Cruise Lines International Association (CLIA), which represents 95% of global ocean-going cruise capacity, said on Tuesday its members will maintain the ongoing voluntary suspension of cruise operations in the U.S. through Dec. 31, 2020.
CLIA said members will use the remainder of the year to “prepare for the implementation of extensive measures to address COVID-19 safety with the guidance of outside public health experts and the U.S. Centers for Disease Control and Prevention (CDC).”
In order to resume sailings, CLIA members will implement measures to address COVID-19 safety, including 100% testing of passengers and crew, expanded onboard medical capabilities, and trial sailings, among others.
“We share a common goal with the CDC to protect public health, which has been affirmed and reaffirmed consistently throughout the industry’s response to the global pandemic,” CLIA said in a statement.
“As we work to operationalize a path forward, our members have agreed to extend our existing suspension of U.S. operations through Dec. 31. This action will provide additional time to align the industry’s extensive preparation of health protocols with the implementation requirements under the CDC’s Framework for Conditional Sailing and Initial Phase COVID-19 Testing Requirements for Protection of Crew.”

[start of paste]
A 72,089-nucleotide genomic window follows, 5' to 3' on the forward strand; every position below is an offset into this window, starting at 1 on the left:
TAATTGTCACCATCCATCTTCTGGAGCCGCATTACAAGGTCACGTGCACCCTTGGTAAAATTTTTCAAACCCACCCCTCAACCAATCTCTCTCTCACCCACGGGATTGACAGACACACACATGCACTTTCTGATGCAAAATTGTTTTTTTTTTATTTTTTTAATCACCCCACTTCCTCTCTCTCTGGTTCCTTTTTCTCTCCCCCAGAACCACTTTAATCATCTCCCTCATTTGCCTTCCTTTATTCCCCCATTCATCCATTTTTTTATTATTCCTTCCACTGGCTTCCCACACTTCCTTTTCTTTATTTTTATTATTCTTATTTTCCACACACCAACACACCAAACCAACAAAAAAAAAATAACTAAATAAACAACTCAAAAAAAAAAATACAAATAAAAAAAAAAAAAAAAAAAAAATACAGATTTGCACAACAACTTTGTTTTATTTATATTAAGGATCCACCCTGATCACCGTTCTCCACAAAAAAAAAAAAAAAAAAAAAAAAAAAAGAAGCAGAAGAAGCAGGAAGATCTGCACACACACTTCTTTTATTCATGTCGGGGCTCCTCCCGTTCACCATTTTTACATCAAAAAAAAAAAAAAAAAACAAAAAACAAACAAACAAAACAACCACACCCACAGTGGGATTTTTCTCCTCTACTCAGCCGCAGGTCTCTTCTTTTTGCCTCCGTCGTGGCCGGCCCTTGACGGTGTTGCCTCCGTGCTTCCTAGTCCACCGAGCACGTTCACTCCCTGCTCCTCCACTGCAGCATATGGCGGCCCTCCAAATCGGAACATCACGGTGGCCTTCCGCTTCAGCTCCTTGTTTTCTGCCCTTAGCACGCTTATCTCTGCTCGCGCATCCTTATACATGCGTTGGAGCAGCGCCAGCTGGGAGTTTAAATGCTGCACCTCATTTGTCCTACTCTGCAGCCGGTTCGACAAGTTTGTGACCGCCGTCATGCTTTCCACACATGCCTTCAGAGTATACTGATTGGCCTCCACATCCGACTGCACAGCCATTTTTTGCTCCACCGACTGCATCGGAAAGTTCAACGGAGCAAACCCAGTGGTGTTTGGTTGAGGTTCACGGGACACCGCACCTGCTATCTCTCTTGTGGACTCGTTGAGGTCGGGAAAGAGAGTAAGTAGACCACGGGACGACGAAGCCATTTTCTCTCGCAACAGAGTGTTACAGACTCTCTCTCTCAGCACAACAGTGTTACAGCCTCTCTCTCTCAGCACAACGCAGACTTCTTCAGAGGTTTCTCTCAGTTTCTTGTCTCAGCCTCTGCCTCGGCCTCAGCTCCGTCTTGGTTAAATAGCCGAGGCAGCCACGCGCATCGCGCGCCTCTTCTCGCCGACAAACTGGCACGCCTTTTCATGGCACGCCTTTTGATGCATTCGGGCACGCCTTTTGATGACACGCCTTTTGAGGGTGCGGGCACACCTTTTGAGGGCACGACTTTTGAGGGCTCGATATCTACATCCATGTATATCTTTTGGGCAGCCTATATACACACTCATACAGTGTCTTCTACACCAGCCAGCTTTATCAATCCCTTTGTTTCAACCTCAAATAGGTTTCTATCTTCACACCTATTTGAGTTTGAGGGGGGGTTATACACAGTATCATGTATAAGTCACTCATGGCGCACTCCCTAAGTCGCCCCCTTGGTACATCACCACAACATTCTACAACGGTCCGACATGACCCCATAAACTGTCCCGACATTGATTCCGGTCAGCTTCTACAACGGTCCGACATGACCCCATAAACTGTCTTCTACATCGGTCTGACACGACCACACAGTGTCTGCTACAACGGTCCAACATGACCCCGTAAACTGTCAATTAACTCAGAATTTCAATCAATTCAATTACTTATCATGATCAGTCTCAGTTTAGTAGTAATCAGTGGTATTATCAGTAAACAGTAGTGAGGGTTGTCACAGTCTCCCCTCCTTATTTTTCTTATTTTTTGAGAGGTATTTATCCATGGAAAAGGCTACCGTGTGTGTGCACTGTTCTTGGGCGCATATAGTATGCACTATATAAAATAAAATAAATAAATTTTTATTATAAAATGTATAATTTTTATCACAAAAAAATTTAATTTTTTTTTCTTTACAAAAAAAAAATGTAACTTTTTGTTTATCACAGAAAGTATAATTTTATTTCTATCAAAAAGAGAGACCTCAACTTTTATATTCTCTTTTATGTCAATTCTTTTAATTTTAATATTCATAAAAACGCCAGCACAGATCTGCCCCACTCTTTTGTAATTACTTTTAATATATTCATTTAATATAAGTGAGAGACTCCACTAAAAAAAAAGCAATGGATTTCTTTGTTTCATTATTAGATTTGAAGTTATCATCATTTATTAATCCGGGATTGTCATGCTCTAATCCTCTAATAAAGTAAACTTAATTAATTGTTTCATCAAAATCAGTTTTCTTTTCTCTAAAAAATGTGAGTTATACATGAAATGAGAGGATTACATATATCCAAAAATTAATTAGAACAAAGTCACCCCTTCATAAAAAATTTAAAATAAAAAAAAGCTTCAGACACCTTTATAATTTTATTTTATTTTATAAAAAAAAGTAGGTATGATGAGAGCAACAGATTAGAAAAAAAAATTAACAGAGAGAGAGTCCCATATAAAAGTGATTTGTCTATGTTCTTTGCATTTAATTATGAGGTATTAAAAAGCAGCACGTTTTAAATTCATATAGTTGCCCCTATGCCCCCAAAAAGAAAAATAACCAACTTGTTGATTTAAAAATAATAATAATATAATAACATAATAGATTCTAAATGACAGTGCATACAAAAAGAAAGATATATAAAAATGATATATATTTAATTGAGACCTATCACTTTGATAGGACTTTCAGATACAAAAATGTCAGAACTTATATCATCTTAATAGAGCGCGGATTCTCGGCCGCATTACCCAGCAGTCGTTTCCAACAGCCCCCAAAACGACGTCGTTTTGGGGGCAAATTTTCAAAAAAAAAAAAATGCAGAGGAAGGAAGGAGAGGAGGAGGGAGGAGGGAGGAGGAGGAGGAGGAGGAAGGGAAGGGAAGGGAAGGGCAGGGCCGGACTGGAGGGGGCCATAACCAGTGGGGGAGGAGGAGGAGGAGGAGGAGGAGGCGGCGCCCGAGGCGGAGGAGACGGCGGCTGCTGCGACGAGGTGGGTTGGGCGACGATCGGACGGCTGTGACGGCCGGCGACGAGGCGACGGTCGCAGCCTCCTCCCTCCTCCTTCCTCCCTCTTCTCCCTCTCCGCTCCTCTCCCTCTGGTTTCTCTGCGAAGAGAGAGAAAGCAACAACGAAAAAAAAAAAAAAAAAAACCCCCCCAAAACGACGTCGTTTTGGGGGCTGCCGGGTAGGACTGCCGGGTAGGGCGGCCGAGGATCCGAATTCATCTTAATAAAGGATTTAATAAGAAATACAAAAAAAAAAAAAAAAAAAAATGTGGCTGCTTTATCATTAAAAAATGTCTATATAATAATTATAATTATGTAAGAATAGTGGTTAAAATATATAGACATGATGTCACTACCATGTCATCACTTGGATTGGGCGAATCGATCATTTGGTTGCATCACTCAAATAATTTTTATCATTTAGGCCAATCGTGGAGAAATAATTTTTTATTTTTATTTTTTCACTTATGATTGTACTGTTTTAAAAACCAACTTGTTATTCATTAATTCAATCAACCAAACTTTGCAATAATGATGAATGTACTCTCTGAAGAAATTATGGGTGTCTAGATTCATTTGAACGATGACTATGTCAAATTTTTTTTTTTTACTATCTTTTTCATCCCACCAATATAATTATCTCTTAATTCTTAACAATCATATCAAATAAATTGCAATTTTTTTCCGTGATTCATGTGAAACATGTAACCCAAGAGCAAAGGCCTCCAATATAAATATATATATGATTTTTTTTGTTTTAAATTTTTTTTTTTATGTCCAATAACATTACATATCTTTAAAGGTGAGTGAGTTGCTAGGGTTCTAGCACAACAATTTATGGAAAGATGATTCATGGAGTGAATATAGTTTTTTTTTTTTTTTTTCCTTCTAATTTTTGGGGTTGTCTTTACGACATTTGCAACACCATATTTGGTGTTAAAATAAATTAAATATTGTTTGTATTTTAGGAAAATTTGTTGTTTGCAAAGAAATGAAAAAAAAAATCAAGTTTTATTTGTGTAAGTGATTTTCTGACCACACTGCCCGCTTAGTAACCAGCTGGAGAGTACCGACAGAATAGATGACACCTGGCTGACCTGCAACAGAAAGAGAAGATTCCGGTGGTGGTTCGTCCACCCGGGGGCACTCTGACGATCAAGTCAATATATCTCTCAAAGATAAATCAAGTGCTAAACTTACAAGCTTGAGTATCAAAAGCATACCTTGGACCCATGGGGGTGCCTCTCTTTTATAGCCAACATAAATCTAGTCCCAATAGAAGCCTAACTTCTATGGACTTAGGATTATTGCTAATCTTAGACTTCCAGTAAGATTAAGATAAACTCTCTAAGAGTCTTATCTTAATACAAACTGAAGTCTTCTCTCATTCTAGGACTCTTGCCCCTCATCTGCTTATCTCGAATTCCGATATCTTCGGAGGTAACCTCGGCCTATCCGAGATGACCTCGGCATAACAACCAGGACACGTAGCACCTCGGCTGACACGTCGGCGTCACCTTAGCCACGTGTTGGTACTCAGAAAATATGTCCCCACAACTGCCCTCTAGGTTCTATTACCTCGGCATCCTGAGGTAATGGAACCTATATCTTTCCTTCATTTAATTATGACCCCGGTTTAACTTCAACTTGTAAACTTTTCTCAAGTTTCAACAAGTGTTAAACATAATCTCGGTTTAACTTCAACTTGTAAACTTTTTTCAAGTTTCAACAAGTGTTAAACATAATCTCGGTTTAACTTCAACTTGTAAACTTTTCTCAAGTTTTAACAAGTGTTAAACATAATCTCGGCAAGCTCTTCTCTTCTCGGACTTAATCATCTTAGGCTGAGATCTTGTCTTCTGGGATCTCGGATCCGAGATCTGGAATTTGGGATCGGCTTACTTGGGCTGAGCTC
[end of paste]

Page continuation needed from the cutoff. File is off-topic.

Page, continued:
The CDC lets its no sail order expire at the end of October, moving to a phased approach to resuming cruise ship operations.
The framework states that initial phases will consist of testing and additional safeguards for crew members and lab capacity needed to test future passengers.
Subsequent phases will include simulated voyages “to test cruise ship operator’s ability to mitigate COVID-19 risk.” All ships have to meet specific requirements for recertification and before beginning a phased return to service. The CDC will issue additional orders and technical instructions as needed.